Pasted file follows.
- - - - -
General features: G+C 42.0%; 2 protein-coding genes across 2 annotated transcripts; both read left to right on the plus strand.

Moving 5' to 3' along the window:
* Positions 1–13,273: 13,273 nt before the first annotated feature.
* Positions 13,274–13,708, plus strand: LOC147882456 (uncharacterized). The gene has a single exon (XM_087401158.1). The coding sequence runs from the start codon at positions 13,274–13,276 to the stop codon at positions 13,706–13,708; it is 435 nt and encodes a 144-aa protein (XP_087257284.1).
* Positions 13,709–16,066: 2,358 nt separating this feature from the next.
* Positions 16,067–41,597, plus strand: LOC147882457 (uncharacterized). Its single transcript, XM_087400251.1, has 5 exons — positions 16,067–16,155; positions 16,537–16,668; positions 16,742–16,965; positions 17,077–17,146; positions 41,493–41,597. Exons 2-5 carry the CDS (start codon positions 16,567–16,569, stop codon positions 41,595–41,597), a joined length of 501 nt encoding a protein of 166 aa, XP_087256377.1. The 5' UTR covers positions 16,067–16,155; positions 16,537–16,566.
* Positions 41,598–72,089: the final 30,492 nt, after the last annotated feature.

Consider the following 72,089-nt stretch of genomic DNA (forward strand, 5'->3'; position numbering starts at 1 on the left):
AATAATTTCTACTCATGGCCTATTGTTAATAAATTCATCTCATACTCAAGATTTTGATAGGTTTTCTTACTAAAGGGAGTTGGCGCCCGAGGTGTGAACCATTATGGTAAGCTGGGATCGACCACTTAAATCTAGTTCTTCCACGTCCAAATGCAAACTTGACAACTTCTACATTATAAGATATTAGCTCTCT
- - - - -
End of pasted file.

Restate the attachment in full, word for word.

General features: G+C 42.0%; 2 protein-coding genes across 2 annotated transcripts; both read left to right on the plus strand.

Moving 5' to 3' along the window:
* Positions 1–13,273: 13,273 nt before the first annotated feature.
* Positions 13,274–13,708, plus strand: LOC147882456 (uncharacterized). The gene has a single exon (XM_087401158.1). The coding sequence runs from the start codon at positions 13,274–13,276 to the stop codon at positions 13,706–13,708; it is 435 nt and encodes a 144-aa protein (XP_087257284.1).
* Positions 13,709–16,066: 2,358 nt separating this feature from the next.
* Positions 16,067–41,597, plus strand: LOC147882457 (uncharacterized). Its single transcript, XM_087400251.1, has 5 exons — positions 16,067–16,155; positions 16,537–16,668; positions 16,742–16,965; positions 17,077–17,146; positions 41,493–41,597. Exons 2-5 carry the CDS (start codon positions 16,567–16,569, stop codon positions 41,595–41,597), a joined length of 501 nt encoding a protein of 166 aa, XP_087256377.1. The 5' UTR covers positions 16,067–16,155; positions 16,537–16,566.
* Positions 41,598–72,089: the final 30,492 nt, after the last annotated feature.

Consider the following 72,089-nt stretch of genomic DNA (forward strand, 5'->3'; position numbering starts at 1 on the left):
AATAATTTCTACTCATGGCCTATTGTTAATAAATTCATCTCATACTCAAGATTTTGATAGGTTTTCTTACTAAAGGGAGTTGGCGCCCGAGGTGTGAACCATTATGGTAAGCTGGGATCGACCACTTAAATCTAGTTCTTCCACGTCCAAATGCAAACTTGACAACTTCTACATTATAAGATATTAGCTCTCT